25 November 10 | Chad W. Post

As we mentioned last Friday, we’re going to spend the next 19 days highlighting all of the authors selected for Granta’s _“Best of Young Spanish-Language Novelists” special issue. All past and future posts related to this issue can be found by clicking here.

As a Thanksgiving Day special, we’re featuring Chilean author Carlos Labbe, whose short story has one of the coolest titles: “The Girls Resembled Each Other in the Unfathomable,” which is translated by Natasha Wimmer.



To this day, investigators are still adding sightings of Bruno Vivar to the case file of the disappeared Navidad siblings. Every summer since the incident, a dozen witnesses from different parts of central Chile claim to have seen a young man fitting his description: striped T-shirt in various combinations of primary colours; shorts or bathing trunks; leather sandals; extremely thin hairless legs; dishevelled hair in a ragged cut, sometimes brown and other times dyed red. Over and over again, as if his parents’ last memory of him had been burned on the retinas of so many who never knew him (the press coverage was as intense as it was brief), they see Bruno Vivar lying in the sand, face down on a towel, staring out to sea, looking disdainfully through some photographs, or swimming in silence. Other testimonies, of course, add specific and equally disturbing details: Bruno drinking at hotel bars, beer in cans or double shots of whiskey that he pays for with a card issued in the United States, while with the other hand he fondles a die that he spins like a top on the lacquered surface of the bar; sitting on a terrace at noon, noisily eating French fries; reading, in the dining hall, a letter delivered to the hotel weeks before; tossing the die and then writing another letter never sent by the local mail.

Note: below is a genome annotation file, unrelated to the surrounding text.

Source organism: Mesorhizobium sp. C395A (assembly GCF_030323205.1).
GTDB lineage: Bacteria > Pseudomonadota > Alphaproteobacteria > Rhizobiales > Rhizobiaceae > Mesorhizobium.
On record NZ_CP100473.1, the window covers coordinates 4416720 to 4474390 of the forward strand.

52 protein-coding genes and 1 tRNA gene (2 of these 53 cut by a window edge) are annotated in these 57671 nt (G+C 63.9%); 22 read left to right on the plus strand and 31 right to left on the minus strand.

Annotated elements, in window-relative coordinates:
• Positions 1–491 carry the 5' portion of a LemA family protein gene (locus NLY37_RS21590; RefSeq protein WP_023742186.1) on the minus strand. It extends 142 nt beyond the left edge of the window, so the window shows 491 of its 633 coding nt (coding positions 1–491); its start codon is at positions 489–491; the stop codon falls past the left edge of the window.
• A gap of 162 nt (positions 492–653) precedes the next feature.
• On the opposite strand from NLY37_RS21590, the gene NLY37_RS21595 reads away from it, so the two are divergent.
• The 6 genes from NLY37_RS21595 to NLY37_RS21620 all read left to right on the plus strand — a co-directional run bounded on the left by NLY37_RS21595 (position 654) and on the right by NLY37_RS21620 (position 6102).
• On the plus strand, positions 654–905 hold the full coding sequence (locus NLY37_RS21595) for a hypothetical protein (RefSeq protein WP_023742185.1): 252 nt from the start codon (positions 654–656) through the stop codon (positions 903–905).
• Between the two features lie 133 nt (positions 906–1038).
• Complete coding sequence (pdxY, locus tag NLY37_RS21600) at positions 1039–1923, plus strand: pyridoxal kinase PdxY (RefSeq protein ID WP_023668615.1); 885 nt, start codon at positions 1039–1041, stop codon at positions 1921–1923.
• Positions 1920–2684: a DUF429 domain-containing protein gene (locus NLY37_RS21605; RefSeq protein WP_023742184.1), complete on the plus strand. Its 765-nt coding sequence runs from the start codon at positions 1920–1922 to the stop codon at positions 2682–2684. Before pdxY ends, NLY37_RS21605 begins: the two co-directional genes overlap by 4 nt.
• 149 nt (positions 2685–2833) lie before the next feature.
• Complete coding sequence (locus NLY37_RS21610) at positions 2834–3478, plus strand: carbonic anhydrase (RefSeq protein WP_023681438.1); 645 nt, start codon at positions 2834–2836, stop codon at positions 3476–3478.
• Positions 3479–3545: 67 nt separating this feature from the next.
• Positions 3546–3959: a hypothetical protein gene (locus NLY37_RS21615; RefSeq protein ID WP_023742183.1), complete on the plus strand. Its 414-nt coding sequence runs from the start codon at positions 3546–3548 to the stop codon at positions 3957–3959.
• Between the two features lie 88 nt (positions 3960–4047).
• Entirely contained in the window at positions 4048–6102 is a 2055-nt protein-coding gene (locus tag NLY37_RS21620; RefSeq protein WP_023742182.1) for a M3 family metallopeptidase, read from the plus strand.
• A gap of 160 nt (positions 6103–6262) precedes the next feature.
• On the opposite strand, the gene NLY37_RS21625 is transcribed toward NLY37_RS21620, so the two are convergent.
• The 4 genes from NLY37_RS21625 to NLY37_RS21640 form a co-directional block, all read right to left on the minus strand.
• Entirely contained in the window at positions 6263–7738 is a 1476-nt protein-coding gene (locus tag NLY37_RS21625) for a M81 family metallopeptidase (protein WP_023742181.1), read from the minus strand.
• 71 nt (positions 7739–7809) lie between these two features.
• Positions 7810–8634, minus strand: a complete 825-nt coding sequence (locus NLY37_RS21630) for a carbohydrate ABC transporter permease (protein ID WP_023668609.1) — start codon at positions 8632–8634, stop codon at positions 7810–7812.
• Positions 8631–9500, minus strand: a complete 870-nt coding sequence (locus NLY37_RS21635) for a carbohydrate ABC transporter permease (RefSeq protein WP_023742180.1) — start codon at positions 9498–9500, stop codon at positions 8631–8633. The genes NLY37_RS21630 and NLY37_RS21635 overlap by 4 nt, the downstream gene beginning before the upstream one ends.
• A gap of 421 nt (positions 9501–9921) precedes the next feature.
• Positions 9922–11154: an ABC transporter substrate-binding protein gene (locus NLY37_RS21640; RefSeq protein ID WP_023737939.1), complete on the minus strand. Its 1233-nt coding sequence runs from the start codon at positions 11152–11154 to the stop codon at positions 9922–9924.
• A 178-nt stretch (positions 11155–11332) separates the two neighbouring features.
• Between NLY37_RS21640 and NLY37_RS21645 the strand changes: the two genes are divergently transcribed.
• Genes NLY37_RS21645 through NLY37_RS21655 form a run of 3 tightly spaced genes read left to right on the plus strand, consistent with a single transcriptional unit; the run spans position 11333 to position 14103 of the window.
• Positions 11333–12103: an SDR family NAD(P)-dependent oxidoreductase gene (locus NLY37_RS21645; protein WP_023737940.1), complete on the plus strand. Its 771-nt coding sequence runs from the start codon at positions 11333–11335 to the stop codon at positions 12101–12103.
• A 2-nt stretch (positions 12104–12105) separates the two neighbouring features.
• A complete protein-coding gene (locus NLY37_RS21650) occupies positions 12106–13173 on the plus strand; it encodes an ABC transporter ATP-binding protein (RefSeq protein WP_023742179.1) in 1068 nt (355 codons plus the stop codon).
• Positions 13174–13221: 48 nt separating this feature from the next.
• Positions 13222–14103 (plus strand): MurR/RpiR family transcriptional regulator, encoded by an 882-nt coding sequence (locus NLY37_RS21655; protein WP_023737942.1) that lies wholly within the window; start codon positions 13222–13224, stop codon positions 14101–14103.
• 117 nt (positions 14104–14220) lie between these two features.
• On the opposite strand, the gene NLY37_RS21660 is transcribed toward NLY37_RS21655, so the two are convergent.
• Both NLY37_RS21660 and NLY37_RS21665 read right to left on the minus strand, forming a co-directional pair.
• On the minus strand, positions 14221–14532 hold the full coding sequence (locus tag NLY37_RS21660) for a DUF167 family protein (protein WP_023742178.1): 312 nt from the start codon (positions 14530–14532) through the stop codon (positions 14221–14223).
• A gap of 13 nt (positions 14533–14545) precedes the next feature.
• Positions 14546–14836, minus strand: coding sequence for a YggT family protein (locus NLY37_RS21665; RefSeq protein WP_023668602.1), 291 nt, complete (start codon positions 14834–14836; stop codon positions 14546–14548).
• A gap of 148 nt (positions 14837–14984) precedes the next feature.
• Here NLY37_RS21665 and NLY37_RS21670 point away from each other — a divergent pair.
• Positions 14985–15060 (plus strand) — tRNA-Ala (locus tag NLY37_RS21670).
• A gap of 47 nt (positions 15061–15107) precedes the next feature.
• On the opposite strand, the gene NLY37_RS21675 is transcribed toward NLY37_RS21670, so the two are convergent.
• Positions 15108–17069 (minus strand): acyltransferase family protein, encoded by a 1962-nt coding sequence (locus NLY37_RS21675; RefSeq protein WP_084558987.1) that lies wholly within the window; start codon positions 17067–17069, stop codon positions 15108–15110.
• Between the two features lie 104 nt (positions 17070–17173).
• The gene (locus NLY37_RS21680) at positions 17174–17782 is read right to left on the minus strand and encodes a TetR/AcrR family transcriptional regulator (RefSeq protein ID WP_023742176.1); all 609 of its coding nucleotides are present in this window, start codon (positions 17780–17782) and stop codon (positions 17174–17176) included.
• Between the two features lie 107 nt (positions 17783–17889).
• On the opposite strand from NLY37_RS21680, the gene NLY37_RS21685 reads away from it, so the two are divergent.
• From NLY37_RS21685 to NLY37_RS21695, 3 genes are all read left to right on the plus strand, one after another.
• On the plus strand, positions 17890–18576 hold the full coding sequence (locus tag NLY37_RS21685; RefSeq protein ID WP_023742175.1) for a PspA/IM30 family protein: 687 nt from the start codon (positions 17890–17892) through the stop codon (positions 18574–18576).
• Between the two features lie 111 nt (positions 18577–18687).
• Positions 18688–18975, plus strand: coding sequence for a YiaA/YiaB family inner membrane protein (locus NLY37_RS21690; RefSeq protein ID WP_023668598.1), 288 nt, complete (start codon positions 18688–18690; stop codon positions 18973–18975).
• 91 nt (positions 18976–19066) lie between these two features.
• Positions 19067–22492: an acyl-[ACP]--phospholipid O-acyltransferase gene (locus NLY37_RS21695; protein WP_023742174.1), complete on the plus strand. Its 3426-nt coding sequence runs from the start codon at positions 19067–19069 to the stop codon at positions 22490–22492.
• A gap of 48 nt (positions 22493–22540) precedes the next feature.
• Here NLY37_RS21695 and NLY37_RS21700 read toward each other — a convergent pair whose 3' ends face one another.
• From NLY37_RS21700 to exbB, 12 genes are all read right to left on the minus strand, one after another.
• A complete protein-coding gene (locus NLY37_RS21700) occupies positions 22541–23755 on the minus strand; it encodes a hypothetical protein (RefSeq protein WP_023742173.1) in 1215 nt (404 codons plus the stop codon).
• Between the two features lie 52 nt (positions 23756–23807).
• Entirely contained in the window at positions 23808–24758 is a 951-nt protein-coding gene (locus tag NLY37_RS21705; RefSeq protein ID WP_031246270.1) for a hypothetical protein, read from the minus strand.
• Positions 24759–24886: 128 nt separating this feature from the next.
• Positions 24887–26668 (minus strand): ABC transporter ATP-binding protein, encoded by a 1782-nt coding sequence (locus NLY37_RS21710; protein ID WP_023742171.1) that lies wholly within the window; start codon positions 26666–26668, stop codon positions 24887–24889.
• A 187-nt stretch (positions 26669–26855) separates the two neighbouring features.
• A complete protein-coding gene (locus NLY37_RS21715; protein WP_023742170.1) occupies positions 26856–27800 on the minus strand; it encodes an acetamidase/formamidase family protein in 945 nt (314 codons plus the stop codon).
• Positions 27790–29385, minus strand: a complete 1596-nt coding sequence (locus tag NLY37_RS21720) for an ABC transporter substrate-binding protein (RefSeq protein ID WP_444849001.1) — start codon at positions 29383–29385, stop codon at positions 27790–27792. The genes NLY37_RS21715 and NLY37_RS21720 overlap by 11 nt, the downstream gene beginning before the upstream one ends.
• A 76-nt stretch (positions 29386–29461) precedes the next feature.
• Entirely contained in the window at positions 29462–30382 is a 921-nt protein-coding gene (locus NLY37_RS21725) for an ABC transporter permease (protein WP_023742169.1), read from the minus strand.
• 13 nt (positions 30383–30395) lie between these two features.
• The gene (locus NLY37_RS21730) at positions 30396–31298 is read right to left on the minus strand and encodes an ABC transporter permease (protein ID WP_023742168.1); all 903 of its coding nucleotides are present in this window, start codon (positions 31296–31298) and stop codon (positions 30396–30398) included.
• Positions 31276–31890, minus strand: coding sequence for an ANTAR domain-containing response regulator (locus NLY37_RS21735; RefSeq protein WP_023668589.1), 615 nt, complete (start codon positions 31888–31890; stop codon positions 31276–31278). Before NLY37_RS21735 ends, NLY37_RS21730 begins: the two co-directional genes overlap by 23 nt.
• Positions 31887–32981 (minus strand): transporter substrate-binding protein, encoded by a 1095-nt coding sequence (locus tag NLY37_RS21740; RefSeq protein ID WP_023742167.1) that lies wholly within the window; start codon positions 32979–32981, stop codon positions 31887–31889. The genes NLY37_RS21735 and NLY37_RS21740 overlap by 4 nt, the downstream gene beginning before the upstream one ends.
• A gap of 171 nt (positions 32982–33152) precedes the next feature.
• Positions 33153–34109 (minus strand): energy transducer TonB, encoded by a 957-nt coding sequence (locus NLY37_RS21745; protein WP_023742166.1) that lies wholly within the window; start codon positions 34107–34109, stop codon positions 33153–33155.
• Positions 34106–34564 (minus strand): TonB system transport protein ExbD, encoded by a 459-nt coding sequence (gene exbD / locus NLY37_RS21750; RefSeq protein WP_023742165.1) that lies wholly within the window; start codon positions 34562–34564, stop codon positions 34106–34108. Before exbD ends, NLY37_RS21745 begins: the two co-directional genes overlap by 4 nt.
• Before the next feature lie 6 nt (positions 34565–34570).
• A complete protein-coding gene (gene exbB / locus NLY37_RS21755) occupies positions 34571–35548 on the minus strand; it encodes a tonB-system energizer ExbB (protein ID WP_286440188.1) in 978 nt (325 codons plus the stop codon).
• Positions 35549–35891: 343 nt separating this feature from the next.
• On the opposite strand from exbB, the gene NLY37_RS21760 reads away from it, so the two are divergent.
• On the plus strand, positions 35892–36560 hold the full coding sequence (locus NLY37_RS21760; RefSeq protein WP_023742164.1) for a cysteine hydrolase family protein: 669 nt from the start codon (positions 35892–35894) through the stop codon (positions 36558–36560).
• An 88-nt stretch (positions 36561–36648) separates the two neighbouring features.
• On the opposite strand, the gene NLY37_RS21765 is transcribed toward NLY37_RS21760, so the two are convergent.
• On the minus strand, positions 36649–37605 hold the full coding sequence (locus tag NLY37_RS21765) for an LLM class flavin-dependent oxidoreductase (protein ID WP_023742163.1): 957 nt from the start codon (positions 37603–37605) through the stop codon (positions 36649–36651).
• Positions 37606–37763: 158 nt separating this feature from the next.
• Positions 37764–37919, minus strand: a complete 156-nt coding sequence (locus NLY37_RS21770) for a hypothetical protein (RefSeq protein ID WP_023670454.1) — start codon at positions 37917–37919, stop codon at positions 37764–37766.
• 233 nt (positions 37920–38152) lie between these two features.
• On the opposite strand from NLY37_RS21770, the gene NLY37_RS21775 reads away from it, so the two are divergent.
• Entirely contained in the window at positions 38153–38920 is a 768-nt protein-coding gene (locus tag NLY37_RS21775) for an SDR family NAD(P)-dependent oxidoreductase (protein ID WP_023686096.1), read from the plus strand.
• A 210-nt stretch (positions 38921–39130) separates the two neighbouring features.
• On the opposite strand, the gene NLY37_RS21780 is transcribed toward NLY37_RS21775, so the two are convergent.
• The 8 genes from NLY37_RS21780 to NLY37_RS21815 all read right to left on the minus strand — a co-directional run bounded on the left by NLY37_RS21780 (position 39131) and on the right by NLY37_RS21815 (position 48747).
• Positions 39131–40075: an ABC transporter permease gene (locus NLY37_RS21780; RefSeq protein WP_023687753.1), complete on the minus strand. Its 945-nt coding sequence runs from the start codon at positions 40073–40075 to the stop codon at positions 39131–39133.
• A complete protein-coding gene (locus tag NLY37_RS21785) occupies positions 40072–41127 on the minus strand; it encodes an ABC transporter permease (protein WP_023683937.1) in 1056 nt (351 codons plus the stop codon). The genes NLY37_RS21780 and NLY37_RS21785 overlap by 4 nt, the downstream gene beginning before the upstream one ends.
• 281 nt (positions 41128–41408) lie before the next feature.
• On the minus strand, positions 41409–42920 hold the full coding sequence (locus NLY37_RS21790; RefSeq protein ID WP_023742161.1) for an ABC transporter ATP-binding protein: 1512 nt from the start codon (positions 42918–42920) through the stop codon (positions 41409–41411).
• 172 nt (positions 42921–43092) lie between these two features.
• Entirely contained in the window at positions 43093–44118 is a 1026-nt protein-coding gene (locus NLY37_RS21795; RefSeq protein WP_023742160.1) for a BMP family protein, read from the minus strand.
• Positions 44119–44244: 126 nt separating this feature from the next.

These bits of information come from different sources: guards; waiters; store clerks; receptionists; cleaning people who at the time also yearned to assemble the missing pieces of the case but who only succeeded in helping the police to declare impossible a verdict of either homicide or kidnapping. It has been tacitly assumed that Bruno Vivar – a legal adult – simply abandoned his family all of a sudden, which isn’t a crime in Chile.

The unasked question is why the name of Alicia Vivar, the fourteen-year-old girl, appears only twice in the file. Especially after a detailed review of reports on the reappearances of her brother, Bruno. Because Bruno never once turns up alone. The various accounts agree that he arrives at hotel parking garages in different expensive cars always driven by a man whose smile also appears in police files, though in another section: Boris Real.